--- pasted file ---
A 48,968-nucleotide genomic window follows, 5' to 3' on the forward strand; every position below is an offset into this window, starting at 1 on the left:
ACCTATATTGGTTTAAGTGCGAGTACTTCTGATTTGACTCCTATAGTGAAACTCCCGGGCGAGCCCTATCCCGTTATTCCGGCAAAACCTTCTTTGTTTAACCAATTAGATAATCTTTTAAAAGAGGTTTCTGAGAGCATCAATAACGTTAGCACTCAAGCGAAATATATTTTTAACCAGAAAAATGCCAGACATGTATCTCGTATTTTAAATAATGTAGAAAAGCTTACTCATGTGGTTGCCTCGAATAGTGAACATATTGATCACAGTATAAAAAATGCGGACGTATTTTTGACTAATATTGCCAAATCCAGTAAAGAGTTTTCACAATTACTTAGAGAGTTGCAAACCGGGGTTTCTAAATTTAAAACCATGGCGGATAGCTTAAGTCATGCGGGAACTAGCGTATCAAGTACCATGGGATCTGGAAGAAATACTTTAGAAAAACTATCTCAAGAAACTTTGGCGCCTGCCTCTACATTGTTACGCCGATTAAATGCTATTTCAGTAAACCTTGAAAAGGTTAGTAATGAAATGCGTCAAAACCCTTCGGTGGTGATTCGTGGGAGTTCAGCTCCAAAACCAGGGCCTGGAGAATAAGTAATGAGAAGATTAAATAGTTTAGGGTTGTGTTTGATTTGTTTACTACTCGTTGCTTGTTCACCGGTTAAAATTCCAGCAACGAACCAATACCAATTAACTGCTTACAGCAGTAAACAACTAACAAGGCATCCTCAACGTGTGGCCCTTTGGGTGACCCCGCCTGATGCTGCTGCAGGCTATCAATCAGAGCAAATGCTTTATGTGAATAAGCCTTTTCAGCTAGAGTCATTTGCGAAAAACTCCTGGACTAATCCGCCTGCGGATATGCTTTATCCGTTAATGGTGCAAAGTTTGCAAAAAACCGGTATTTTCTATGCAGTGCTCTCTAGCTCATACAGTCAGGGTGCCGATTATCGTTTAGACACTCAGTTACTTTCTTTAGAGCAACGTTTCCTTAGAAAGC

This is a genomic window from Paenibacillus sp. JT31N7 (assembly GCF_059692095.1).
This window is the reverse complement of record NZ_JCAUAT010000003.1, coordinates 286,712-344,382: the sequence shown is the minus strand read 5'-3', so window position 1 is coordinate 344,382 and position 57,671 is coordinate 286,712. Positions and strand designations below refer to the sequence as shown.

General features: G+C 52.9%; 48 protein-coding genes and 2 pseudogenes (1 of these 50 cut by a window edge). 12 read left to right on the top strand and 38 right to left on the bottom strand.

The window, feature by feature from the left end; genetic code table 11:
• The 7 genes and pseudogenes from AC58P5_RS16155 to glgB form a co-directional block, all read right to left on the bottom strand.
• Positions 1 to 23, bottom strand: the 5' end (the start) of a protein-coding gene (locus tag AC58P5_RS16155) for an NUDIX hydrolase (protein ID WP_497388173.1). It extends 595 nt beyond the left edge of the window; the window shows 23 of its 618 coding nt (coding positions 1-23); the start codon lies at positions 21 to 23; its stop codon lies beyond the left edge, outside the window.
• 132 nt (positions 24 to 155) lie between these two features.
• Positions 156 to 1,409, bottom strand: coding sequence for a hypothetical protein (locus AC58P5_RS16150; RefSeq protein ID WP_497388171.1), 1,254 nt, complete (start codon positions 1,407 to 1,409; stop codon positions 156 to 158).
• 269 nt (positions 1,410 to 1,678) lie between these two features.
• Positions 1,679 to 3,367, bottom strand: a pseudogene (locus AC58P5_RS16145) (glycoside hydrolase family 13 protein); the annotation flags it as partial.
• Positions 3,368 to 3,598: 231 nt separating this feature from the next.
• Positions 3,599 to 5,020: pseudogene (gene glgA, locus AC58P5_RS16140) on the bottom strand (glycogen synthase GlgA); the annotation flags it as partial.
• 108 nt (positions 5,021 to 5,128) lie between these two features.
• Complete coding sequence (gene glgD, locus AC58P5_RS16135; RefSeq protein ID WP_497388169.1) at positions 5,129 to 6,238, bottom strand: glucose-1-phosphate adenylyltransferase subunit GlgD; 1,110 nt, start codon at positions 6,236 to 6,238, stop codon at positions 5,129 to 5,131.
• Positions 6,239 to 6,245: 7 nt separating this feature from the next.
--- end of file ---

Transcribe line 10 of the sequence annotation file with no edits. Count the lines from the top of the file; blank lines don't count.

• Positions 156 to 1,409, bottom strand: coding sequence for a hypothetical protein (locus AC58P5_RS16150; RefSeq protein ID WP_497388171.1), 1,254 nt, complete (start codon positions 1,407 to 1,409; stop codon positions 156 to 158).